• Bizarro: dashing (not bizarre). The Spanish word for ‘bizarre’ is extraño.
  • Bombero: firefighter (not bomber). The Spanish word for ‘bomber’ is bombardero.
  • Campo: countryside (not camp). The Spanish word for ‘camp’ is campamento.
  • Carpeta: folder (not carpet). The Spanish word for ‘carpet’ is alfombra.
  • Cita: appointment (not city). The Spanish word for ‘city’ is ciudad.
  • Codo: elbow (not code). The Spanish word for ‘code’ is código.

Each of these words looks similar to its false friend when written and read, but their meanings are different. It is easy to confuse them which can change the meaning of an entire sentence, or even a whole paragraph, and this makes learning to read a second language difficult.

When learning to read in Spanish, it can help to keep a dictionary nearby and to look up any words that seem out of place or you are unsure of, as well as gaining clarity through the context and surrounding words. Often the meaning can be easier to determine by reading the whole sentence, as well as the sentence before and after the one with the confusing word, and considering what other word would make sense in that space. This can help to discover what the writer means to say and become clear on the meaning of the word. This can be a more effective way of learning than memorizing each word individually.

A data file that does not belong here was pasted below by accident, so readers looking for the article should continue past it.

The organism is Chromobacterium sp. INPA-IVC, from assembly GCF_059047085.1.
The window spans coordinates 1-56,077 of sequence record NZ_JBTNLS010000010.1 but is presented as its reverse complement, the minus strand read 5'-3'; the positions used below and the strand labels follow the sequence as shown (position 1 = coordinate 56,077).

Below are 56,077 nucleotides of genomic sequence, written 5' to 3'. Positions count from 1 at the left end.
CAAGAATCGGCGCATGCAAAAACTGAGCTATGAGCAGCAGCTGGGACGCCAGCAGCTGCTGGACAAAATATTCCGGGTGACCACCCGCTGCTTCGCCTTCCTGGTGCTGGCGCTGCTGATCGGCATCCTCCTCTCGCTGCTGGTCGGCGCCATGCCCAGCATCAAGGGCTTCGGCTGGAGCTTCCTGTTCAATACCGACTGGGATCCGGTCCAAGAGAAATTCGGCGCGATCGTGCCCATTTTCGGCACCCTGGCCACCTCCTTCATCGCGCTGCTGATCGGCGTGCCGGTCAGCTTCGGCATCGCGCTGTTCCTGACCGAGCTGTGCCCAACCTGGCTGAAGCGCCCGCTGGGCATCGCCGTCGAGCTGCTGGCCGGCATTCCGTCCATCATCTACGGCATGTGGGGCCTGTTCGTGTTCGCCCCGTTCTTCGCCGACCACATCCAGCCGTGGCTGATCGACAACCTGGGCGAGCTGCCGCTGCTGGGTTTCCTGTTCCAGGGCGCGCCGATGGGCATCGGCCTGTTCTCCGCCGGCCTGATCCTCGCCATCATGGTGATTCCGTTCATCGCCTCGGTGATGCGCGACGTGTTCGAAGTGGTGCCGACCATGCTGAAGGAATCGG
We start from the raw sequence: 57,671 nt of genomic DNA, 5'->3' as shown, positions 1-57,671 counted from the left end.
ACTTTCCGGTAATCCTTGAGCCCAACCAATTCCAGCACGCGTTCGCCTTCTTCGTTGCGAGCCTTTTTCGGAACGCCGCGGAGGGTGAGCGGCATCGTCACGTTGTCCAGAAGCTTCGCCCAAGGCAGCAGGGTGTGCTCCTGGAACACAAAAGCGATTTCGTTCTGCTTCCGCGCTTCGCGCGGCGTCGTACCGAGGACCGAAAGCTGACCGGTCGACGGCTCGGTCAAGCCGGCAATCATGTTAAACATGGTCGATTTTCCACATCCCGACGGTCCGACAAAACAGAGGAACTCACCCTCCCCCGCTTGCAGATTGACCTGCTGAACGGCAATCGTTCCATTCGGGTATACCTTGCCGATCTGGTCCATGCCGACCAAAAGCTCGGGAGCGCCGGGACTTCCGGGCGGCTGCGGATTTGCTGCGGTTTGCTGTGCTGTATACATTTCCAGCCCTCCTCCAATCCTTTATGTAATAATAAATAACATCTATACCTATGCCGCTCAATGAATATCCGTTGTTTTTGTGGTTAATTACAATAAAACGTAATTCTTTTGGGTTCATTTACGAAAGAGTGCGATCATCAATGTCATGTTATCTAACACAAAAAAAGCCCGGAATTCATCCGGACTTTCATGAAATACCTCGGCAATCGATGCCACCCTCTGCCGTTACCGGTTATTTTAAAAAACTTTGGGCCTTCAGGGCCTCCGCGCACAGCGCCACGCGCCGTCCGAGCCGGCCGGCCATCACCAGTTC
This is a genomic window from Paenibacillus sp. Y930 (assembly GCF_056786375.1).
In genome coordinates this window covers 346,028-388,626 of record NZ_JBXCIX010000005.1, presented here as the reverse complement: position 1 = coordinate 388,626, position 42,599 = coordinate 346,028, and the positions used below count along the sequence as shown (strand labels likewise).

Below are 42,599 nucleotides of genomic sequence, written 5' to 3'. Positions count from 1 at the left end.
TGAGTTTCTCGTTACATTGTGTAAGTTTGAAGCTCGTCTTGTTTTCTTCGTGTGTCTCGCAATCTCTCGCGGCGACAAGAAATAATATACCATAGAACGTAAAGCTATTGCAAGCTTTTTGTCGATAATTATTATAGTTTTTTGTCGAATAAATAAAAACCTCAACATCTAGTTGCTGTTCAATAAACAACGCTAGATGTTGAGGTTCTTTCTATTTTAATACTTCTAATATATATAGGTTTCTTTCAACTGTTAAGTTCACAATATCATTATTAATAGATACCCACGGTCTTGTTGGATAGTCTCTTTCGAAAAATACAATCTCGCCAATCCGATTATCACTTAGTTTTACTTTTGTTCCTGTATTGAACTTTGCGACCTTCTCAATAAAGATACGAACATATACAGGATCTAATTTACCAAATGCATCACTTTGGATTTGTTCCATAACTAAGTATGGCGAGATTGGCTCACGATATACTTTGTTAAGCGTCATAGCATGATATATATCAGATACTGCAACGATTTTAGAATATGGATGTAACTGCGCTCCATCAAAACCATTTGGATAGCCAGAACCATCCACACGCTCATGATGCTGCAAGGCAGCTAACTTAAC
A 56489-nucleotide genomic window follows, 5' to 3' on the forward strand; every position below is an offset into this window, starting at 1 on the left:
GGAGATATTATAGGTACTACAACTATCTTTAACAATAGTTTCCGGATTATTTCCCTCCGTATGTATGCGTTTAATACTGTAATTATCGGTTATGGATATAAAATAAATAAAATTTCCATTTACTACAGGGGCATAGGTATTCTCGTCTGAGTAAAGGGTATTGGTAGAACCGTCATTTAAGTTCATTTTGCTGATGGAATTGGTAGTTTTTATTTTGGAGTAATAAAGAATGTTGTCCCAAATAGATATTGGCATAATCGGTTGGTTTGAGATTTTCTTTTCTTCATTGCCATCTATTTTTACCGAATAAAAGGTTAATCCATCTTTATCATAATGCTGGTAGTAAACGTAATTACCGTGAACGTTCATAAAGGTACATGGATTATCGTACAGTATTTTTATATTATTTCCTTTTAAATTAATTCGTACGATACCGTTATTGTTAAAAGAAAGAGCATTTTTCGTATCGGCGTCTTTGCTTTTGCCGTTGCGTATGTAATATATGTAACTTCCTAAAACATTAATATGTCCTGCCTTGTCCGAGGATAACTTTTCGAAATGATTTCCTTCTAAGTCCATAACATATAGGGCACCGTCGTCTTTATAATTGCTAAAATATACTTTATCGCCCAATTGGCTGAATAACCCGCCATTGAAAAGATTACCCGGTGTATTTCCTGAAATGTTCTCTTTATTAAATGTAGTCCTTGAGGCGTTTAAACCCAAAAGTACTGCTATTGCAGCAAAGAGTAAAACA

Words Borrowed from English, but Mean Different Things Once Translated

  • Gripe: flu (not gripe). The Spanish word for ‘gripe’ is cólico.
  • Complexión: physique, constitution (not complexion). The Spanish word for ‘complexion’ is tez.
  • Recolectar: to gather (not to recollect). The Spanish translation of the verb ‘to recollect’ is recordar.

Each of these words has been taken from the English language and put to use in Spanish with a different meaning.

However, remember that in Spanish many words were borrowed from English but maintained their meaning. For example: airbag, backup, camping, email, gag, iceberg, modem, parking, picnic, ring, shorts, windsurfing, zoo, etc.

Words with Shared Roots, but Mean Different Things

  • Preservativo: condom (not preservative). The Spanish word for ‘preservative’ is conservante.
  • Asistir: to attend an event (not to assist) The Spanish translation of the verb ‘to assist’ is ayudar.
  • Contestar: to answer (not to contest). The Spanish translation of the verb ‘to contest’ is disputar.
  • Estar embarazada: to be pregnant (not to be embarrassed). The Spanish translation of the expression ‘to be embarrassed’ is tener vergüenza.
  • Molestar: to bother (not to molest). The Spanish translation of the verb ‘to molest’ is abusar sexualmente.
  • Realizar: to complete something (not to realize). The Spanish translation of the verb ‘to realize’ is darse cuenta.